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Author Topic: Dactylly Challenged!!! (Little Fingers)  (Read 4694 times)
rbentrdr
Active Newbie
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Posts: 8



« on: February 03, 2012, 11:21:45 pm »

Hi.  New to the forum.  I bought a polyc. in C awhile back and I just bought a beautiful warmstone in a green color.  Very excited about that (I really don't like the feel of the plastic on my lips).  I picked C because I play flute and most all of my music is in C (the fingerings are remarkably alike).  I'd like to look at the G later.  Does it just get whole notes and the F sharp?
My greatest challenge is getting the holes completely blocked.  I wear a size 4 1/2 ring. I finally came up with a solution that might help, though.  If you've ever worked with paper a lot, like in an office setting, there are these little thing we called "rubber fingers."  They go over your finger tip and down to the first joint and help you flip through paper easier.  I recently bought some at the local office supply store, but I need a larger size for my thumb. That's my hardest - the left thumb hole.  It sounds airy to me most of the time.  The low C is iffy but I just need practice.  Anyway, looking forward to hearing from others who have found the Mountain Ocarina. 


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rbentrdr
Active Newbie
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Posts: 8



« Reply #1 on: February 04, 2012, 12:42:11 am »

P.S.  Looked up the fingerings to G to see that it has many sharps and flats. 


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Dan Hazy
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Posts: 189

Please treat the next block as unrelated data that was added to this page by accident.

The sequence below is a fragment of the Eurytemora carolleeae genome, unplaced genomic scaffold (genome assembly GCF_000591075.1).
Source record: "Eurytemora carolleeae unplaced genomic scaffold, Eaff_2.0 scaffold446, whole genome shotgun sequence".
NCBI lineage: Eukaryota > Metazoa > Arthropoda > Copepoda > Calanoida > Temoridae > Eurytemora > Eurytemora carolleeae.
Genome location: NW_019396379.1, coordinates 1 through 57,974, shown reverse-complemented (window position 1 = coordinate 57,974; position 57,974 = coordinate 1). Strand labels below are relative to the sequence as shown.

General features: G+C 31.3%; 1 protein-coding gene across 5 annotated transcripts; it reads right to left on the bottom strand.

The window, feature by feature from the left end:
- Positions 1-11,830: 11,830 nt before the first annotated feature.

« Reply #2 on: February 04, 2012, 03:38:29 am »

Hello, welcom to the forum Smiley

The G makes as many whole notes and sharps as the C. I hope the "rubber fingers" work out for you. Wink


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Dan Hazy
4efs
Hero Member
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Posts: 524



« Reply #3 on: February 05, 2012, 07:41:11 am »


Welcome!

The holes on the G are a little smaller, it might be even easier for you to play.
The fingerings are just the same and you can play it just like it is a C instrument.  Smiley


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"The real secret of success is enthusiasm." -Walter Chrysler
rbentrdr
Active Newbie
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Posts: 8



« Reply #4 on: February 09, 2012, 01:45:27 am »

Well, I rec'd my warmstone today and was very excited.  In the few days I've been waiting, I've definately improved. I didn't use the rubber fingers after all. Mostly because they're too small for my thumbs, which was part of the problem.  I just needed more practice. I'm thinking about the G and have asked the difference on a separate topic.  I might have to wait awhile, which will give me more time with the C.  Thanks to all that have replied!


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cerescop
Sr. Member
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Posts: 345



« Reply #5 on: February 09, 2012, 06:53:30 am »

The difference between the two instruments are few. The g has one more finger hole, but they play the same range of notes, numericaly.  The lowest  note on the C is played by under blowing the low note. So you get two tones from the last hole. The G is higher pitched, smaller, and lighter and easier to wear as a necklace. They both have the shap/flat notes as well as they are both chromatic playing all the sarps and flats from top of range to the bottom.


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